Tag Archives: Energy Star

Energy Star: Why Not Museums?

Metropolitan Museum of Art in Manhattan, NY (Source: Teleread)

Since 2012, New York City government passed Local Law 84, a game-changing legislation for the industry.  Under LL84, every building over 50,000 sqft was required to be benchmarked under the Energy Star rating system.  Additionally, this information would be made publically accessible for anyone to see, from government officials, to business owners, and average citizens.

This legislation has already transformed the building industry in New York City, and soon the world.  Ever since the passing of this law, building owners have taken notable initiative to improve operational practices, such as retrofitting existing equipment, hiring sustainability managers,  and overall including sustainability on their corporate agenda.

However although NYC’s own Metropolitan and MoMA are easily above 50,000 sqft (2 million sqft and 630,000 sqft, respectively), museum spaces have not yet qualified for benchmarking under the Energy Star rating system.  As a result, museums have been structurally exempt from this law, missing out on the opportunity to know how effectively energy is being used in the space as well as opportunities to improve

The reason that Energy Star has not directed it’s research efforts to develop an methodology to analyze museum efficiency, since museums in general have great variability in their size, function, and internal systems, making it difficult to compare one space to another.

Additionally, developing an Energy Star systems for museums would require a large dataset of museum energy consumption to be determine how museums rank against each other.  Just like residential and commercial buildings are benchmarked against their own type, museums need to be compared to others of the same size and geographical region in order to gain effective perspective on how they should be performing.  Enough museums need to volunteer to have a set of buildings for benchmarking in order for this method to be comprehensive an effective, a time-consuming research endeavor for all parties.

Additionally, this dearth of museum regulation has been greatly influenced by the strict conditions that must be maintained with specific levels of lighting, temperature, and humidity to preserve artwork’s inherent qualities and prevent deterioration. The monumental importance of artwork preservation has influenced museums to take incredibly cautious approaches to their internal systems.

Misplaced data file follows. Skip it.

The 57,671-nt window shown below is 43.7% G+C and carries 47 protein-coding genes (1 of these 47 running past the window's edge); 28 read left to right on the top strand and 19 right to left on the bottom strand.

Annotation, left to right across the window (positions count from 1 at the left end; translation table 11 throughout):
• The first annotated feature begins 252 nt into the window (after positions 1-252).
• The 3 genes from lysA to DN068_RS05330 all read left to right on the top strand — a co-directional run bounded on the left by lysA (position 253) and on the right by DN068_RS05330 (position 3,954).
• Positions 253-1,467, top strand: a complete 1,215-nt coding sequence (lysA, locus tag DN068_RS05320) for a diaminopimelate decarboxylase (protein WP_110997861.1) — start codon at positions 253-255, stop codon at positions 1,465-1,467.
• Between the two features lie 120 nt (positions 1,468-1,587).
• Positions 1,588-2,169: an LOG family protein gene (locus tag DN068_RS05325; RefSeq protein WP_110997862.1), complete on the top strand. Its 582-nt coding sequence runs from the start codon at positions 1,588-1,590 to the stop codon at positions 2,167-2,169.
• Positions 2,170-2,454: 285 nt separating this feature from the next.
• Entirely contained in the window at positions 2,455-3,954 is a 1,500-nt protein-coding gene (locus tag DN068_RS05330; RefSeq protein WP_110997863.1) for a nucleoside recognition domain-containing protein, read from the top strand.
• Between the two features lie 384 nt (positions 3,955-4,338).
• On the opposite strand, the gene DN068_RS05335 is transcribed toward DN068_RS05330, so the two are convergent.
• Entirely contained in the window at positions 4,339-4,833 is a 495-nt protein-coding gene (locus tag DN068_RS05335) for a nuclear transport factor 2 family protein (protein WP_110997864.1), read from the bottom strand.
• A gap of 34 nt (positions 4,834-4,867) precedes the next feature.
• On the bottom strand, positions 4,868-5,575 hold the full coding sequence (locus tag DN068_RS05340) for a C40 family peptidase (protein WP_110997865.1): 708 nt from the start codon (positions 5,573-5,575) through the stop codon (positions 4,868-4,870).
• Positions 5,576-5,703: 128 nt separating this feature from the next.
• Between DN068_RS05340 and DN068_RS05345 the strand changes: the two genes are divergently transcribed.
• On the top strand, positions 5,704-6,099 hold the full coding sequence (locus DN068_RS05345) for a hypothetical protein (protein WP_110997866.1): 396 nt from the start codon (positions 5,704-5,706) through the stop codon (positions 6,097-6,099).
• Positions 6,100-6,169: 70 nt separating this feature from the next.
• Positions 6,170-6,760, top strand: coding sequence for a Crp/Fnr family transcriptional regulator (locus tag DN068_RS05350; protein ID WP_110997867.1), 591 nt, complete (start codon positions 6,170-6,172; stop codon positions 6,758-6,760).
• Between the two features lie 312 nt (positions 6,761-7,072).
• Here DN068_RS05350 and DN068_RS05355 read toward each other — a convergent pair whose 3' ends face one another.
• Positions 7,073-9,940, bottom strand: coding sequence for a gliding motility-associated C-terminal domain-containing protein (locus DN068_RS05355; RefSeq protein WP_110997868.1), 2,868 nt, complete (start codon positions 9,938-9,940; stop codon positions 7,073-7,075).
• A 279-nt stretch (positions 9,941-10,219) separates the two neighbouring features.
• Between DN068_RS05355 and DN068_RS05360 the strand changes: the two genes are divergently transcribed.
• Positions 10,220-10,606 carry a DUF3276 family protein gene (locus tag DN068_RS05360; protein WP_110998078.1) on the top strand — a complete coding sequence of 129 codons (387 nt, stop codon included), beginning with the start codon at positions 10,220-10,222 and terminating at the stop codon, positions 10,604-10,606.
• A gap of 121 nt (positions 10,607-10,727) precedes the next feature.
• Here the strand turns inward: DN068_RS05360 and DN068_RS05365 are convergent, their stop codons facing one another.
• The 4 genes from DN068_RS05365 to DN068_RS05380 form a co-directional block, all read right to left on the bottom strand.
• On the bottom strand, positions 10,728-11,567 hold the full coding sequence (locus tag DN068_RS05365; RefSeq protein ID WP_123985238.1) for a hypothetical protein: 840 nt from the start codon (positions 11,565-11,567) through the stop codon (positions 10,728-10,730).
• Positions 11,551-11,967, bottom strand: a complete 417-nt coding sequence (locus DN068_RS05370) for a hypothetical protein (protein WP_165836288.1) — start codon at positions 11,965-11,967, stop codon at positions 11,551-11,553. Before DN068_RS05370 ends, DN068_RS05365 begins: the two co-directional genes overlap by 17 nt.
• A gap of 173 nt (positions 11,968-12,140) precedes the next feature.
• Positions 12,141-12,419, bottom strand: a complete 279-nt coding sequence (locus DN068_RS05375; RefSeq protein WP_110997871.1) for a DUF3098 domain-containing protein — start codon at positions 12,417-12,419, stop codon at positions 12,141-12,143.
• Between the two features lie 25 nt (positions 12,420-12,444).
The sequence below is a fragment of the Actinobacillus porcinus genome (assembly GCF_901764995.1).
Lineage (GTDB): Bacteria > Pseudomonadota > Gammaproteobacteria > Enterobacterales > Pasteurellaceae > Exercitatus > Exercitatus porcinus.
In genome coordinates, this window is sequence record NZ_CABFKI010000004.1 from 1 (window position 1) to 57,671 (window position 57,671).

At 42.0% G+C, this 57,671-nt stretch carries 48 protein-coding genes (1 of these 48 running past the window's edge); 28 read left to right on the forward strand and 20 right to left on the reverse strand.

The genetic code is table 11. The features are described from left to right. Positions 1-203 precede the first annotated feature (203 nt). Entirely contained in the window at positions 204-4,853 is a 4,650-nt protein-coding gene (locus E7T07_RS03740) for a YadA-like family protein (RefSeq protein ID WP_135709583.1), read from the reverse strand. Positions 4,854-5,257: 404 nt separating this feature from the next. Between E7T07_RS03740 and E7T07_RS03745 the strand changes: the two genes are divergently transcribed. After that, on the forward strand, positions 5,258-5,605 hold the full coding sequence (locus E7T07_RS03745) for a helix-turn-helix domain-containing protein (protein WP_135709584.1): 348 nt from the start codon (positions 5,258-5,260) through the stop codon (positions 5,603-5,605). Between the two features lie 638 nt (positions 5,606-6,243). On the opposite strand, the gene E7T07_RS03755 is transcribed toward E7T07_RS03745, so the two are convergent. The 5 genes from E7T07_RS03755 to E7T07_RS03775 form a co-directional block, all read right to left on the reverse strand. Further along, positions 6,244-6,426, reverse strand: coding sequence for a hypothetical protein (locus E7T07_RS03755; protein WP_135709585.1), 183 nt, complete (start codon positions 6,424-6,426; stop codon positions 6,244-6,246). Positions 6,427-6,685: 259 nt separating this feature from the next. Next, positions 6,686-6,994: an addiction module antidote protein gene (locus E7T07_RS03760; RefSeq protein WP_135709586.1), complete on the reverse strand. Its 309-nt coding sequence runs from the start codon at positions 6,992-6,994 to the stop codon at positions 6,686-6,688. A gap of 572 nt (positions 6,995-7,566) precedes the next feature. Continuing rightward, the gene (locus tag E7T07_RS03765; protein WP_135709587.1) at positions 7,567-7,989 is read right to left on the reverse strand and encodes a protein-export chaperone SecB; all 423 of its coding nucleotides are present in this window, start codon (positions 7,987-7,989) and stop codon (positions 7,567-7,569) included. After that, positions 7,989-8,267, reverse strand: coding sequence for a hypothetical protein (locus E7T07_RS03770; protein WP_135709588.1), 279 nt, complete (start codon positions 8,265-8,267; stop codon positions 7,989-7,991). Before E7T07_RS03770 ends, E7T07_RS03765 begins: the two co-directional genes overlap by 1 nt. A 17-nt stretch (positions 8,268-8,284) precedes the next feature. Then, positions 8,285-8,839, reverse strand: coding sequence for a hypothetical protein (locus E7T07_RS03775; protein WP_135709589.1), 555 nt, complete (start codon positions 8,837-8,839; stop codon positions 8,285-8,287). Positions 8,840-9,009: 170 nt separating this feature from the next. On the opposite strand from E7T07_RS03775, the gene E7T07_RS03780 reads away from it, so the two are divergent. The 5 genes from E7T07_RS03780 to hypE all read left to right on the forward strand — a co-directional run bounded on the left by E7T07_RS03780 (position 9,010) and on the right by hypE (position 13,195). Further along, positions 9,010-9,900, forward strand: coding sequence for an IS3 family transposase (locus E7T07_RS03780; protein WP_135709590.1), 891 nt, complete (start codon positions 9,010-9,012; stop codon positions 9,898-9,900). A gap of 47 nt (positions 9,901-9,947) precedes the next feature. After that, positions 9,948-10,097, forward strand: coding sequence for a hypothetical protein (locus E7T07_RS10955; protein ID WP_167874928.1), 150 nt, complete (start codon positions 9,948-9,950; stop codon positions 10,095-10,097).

LED lighting utilized by Rijksmuseum Museum in Amsterdam (Source: Inhabitat)

There are two primary ways that museums can be environmentally friendly: efficiency of internal systems and how effectively they are operated.

Arguably the most sensitive of these systems is lighting. For certain types of art materials, the presence of wide-range UV rays can degrade a work’s surface texture. This protection is important especially for paintings, since traditional paint pigments generally derive their color from organic materials such as plants and minerals, which can oxidize and fade under standard lighting conditions.

Phillips SlimStyle LED Bulb, in stores January 2014.

However this day in age, there continues to be constant innovation in lighting across all sectors. For instance just several months ago, Philips released The Slimstyle, the first “pancake-shaped” LED light bulb. By flattening the bulb significantly reduces superfluous heat loss, resulting in lighting that is up to 20 times more effective than traditional incandescent bulbs. Furthermore, the prices for LEDs which have long had a reputation for being significantly more expensive than it’s alternatives (typically $20 each LED bulb compared to approx. $1-2 for an incandescent and $2-4 for a CFL bulb). However in the past year many local governments such as those of New York, New Jersey, and California have paved the way of environmental stewardship by subsidizing energy efficient lighting, making innovations such as LEDs affordable and easily accessible.

Next in importance comes Heating, Ventilation, and Air Conditioning (HVAC) systems. These systems control the inside environment of museums, which includes moderating temperature, humidity, pollutants, and even CO2 levels. In order to ensure the preservation of each museum’s unique collections, these HVAC systems operate 24/7 and have historically required system redundancies.